Reading to Sooth the Mind

Dr. Samantha Morel August 23rd, 2023

In our fast-paced world, it’s easy to overlook our mental well-being. Self-help and mental health books offer a ton of knowledge and tools to help us navigate life’s challenges effectively.

If you’re looking to manage stress, improve relationships, or better understand yourself, self-help books provide a range of insights. They aren’t merely an escape from reality but a resource for personal growth and understanding.

Within the area of self-help and mental health literature, you’ll find valuable advice based on both extensive research and personal experiences.

Here are a few suggestions of mental health books that touch on all struggles you may be experiencing.

12 Helpful Books to Improve Mental Health

  1. Addressing Trauma: The Body Keeps Score

The Body Keeps the Score

Ideal for: those who want to work through and understand traumatic experiences.

This book offers insights into the profound effects of trauma, both mentally and physically. Dr. Bessel van der Kolk presents recent scientific findings, emphasizing that trauma affects more than just our minds.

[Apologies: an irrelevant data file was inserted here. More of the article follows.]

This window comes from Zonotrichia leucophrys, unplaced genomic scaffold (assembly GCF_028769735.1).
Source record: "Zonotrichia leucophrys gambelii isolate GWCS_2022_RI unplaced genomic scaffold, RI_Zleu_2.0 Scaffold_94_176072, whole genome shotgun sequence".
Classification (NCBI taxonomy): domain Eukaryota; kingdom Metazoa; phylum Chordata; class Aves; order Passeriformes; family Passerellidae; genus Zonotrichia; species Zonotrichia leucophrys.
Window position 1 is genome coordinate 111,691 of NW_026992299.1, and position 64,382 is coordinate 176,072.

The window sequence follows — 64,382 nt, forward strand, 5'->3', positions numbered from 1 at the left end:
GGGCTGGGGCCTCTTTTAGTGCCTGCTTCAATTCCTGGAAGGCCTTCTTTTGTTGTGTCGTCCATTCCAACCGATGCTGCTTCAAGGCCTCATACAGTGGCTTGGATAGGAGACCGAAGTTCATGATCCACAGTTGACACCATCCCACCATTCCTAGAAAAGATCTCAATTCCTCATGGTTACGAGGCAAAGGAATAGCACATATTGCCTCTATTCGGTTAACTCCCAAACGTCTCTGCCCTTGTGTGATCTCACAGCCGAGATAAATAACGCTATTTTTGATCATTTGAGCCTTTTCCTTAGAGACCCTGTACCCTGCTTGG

Think of it as peeling back the layers of understanding. It’s like getting to know yourself – your mind and body – a whole lot better. Because when it comes to healing, knowing the ropes of trauma’s impact can be a game changer.

  1.  Addressing Anxiety: Hope and Help for Your Nerves: End Anxiety Now

Hope and Help for Your Nerves: End Anxiety Now

Ideal for: those who deal with a lot of intrusive, repetitive thoughts that can trigger anxiety and panic.

Whether it’s a tiny thought bug you can’t shoo away or a full-blown thought storm, “Hope and Help for Your Nerves” by Dr. Claire Weekes has got some cool tips and stories from her own journey. She lays out the steps to chill out and take controlIt’s more than just theory; it’s a practical guide to understanding and managing anxiety.

Remember, just because the title says “end” does not mean this book is the cure to your anxiety. It will help manage it but not stop it completely.

  1. Recovery from Addiction: The Unexpected Joy of Being Sober

The Unexpected Joy of Being Sober

Ideal for: anyone going through recovery or interested in the benefits of being sober, this book is for you.

Catherine Gray, a journalist who has faced alcohol addiction, delves into her experiences in her book. She documents her challenges with addiction, her journey to recovery, and the unexpected positives she found along the way. While Gray doesn’t claim to be a mental health professional, her honest account offers readers an authentic insight into addiction and recovery.

  1. Women survivors of relationship abuse: Healing the Trauma of Abuse: A Women’s Workbook

Healing the Trauma of Abuse: A Women’s Workbook

Ideal for: women who have experienced any type of partner abuse